Health and nutrition outcomes were among the worst in the world: infant mortality rates were recorded at 160 per 1,000 live births in 2006, maternal mortality was at 1,077 per 100,000 live births in 2005, and the mortality rate for children under five was 271 per 1,000 in 2005. The incidence of tuberculosis is high, with about 628 cases per 100,000 people versus 495 cases for the region.
The reported incidence of malaria is high but declining, from a morbidity rate of 37.5 (2003) to 35.2 (2005). Sierra Leone has made rapid progress in measles immunization, with better than average results relative to the rest of Sub-Saharan Africa.
The HIV/AIDS prevalence continues to be low at 4.9% (2009) nationally. Ninety-one percent of children born to HIV-positive mothers are now negative (2009). The reported incidence of malaria is high but declining, from a morbidity rate of 37.5 in 2003 and 2004, to 35.2 in 2005, 35.0 in 2006, 35.1 in 2007, and 35.0 2008 and 2009.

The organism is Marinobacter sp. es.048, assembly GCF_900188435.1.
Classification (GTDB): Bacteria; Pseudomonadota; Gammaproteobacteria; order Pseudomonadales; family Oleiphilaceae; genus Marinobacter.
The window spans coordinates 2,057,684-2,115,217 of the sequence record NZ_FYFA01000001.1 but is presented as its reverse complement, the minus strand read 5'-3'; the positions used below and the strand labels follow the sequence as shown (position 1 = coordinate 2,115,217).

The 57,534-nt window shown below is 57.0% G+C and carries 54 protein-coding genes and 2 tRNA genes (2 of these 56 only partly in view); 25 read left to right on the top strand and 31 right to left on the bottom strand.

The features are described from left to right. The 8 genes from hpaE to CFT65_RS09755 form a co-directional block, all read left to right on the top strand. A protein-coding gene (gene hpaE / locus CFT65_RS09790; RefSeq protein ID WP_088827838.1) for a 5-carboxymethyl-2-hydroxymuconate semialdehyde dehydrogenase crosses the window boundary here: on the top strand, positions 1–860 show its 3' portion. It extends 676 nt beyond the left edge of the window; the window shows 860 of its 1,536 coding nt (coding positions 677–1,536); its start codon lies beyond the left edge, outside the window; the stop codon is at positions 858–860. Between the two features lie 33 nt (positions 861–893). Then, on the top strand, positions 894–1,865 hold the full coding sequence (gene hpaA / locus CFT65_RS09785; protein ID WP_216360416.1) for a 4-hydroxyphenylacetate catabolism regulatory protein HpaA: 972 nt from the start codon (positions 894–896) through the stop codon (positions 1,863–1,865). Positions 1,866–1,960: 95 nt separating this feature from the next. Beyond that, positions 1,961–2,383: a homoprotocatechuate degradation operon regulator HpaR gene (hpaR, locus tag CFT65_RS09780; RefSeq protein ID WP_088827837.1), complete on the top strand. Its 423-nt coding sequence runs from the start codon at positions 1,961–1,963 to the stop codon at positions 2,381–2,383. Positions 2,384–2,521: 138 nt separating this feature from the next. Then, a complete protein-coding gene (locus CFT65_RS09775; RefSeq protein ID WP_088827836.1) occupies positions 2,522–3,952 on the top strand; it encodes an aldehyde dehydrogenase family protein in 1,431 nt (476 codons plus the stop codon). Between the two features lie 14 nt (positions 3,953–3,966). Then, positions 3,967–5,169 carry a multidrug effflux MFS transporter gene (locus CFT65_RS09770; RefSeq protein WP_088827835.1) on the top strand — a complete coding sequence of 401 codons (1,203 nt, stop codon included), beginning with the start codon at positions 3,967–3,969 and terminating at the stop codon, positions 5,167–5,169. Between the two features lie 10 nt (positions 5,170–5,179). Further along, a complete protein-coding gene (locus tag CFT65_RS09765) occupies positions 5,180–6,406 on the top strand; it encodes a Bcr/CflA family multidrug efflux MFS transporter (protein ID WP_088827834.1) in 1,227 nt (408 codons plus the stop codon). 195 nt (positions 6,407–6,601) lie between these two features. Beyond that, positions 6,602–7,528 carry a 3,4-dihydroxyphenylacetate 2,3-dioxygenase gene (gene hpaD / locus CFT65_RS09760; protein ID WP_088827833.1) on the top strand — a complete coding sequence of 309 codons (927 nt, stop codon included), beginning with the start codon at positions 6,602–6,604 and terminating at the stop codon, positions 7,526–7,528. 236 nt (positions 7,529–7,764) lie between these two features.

Poverty is heavily concentrated in the rural and other urban areas outside Freetown. Revised estimates suggest that 66% of the population lived below the poverty line in 2004. But between 2011 and 2013, poverty decreased to 52.9%. The proportion below the poverty line in Freetown in 2003 and 2004 was estimated at 22%, compared to about 79% in the rural areas. In 2011, while rural poverty decreased to 66.1%, it increased to 28% in the Western Area
Underemployment still continues to be a problem. In 2006, three of every 10 men aged 20 to 24, were neither formally employed nor in school. The problem is especially acute in urban areas.